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French President Emmanuel Macron on Monday accused Russian leader Vladimir Putin of hypocrisy and cynicism after Moscow announced humanitarian corridors to move civilians from Ukrainian cities, but only to Russia or Belarus.
"All this is not serious. It is moral and political cynicism, which I find intolerable," Mr Macron told LCI television.
Promises to protect civilians only so they could flee towards Russia were "hypocritical", he said,.
"I do not know many Ukrainians who want to go to Russia," Mr Macron said, adding that full ceasefires to protect civilians were needed, rather than corridors.
Moscow announced the proposed escape routes from Kharkiv, Kyiv, Mariupol and Sumy after Mr Putin and Mr Macron spoke by phone on Sunday, saying the move was taken after a "personal request" by the French president.
But the Elysee Palace said no such request had been made and Mr Macron described Moscow's announcement as a "PR stunt".
The situation was worsening by the day, he warned.
A top priority was to avoid "catastrophes" with Ukraine's nuclear power plants after Europe's largest such plant Zaporizhzhia was attacked and seized by invading Russian forces last week.
There are four active nuclear plants in the country as well as the Chernobyl plant, which was the site of the 1986 nuclear disaster.
But Mr Macron also insisted that "France is not at war with Russia", and that "what we want is to stop this war without becoming belligerents ourselves".
He spoke to Mr Putin on Sunday for an hour and 45 minutes, in the fourth time they had spoken since the Russian invasion of Ukraine on February 24.
Russia would reach its objectives in Ukraine "either through negotiation or through war", Mr Putin told Mr Macron, according to a French presidential official.
The official said Mr Putin also pledged "it was not his intention" to attack Ukrainian nuclear sites.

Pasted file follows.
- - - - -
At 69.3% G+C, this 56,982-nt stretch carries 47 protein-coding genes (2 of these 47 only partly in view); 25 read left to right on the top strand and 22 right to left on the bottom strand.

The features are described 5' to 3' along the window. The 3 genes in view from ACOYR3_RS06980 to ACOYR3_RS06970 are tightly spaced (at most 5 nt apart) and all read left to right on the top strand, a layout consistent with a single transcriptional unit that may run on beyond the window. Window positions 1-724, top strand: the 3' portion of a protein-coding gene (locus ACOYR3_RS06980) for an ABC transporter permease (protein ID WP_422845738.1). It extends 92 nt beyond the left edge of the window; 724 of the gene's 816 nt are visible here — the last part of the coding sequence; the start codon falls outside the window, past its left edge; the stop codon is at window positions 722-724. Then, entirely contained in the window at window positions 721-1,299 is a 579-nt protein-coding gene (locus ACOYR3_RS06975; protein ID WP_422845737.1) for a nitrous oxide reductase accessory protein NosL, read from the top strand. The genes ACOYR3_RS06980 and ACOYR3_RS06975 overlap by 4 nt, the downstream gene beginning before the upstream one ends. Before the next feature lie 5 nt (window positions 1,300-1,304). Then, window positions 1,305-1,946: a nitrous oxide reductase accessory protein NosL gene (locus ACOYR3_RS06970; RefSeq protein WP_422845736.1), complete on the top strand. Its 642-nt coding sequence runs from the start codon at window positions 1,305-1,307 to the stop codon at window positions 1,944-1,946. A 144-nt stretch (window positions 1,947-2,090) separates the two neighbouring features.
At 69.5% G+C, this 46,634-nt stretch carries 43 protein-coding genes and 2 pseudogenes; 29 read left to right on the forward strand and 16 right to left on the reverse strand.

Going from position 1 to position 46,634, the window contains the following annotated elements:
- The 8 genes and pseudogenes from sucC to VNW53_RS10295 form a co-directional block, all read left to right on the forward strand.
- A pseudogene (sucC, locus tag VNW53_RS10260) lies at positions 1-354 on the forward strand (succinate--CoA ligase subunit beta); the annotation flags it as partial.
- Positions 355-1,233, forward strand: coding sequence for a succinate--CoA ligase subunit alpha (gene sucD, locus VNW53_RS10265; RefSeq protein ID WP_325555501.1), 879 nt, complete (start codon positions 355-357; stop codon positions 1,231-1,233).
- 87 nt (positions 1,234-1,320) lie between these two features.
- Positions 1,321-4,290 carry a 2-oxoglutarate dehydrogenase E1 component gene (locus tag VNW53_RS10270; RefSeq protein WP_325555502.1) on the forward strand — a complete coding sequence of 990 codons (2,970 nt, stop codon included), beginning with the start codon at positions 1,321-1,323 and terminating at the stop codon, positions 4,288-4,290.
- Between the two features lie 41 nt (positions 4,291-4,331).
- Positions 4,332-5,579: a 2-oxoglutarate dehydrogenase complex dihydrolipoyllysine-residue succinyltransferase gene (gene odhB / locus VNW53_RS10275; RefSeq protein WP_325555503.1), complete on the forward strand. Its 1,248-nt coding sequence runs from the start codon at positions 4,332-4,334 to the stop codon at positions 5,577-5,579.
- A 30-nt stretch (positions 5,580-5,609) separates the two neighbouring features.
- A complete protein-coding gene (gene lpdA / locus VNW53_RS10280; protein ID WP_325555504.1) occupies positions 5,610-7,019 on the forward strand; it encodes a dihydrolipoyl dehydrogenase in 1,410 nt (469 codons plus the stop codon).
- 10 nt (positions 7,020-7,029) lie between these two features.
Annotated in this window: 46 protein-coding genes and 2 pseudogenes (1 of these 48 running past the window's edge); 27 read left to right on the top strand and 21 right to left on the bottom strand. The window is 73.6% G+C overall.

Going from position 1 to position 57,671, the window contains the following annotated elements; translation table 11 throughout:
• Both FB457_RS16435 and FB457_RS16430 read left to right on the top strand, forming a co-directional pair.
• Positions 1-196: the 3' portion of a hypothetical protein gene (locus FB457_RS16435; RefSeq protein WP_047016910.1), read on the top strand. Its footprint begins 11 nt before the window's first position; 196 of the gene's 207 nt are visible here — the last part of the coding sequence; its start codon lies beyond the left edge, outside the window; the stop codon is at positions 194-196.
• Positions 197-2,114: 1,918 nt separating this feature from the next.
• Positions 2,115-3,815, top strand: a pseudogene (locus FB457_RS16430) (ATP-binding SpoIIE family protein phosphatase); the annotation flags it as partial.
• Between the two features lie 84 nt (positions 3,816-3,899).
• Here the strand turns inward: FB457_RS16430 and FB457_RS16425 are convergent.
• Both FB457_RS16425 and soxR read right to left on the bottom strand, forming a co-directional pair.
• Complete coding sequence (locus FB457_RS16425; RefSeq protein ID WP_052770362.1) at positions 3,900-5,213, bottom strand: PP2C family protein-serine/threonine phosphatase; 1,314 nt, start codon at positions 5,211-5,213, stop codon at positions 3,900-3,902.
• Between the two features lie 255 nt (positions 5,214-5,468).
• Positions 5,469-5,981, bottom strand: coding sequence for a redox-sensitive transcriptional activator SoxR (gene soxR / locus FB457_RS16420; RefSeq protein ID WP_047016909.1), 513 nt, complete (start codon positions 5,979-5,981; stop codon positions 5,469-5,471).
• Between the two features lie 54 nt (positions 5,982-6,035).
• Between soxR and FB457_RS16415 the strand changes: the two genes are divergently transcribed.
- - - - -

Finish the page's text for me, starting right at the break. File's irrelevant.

Later on Monday, Russia announced a ceasefire in Ukrainian cities including Kyiv, Mariupol and Sumy from 7am GMT on Tuesday, so civilians could be evacuated to Russia or other parts of Ukraine through humanitarian corridors.
But later on Monday, Mr Macron said it was unlikely that Russia and Ukraine would be able to find a way to end the war in the days and weeks ahead.
"In the short term ... the war is going to continue to be waged," he said during a visit to Poissy, not far from Paris.
"I don't think that, in the coming days and weeks, there will be a real negotiated solution.
"Talks are difficult with Putin because he refuses a ceasefire," which was a condition for any real talks between Russia and Ukraine, Mr Macron said.
"Our responsibility" was to keep talking to the Russian and Belarusian people, as well as their leaders, and to "always respect Russia as a country" if there was to be any lasting peace.
"We are all full of admiration for the resistance of the Ukrainian people, their leaders and their president," he said.
Mr Macron said France would play its part in welcoming Ukrainians fleeing the war, and might also take steps to help relieve the pressure from Ukraine's neighbour Moldova, which has taken in more than 80,000 refugees.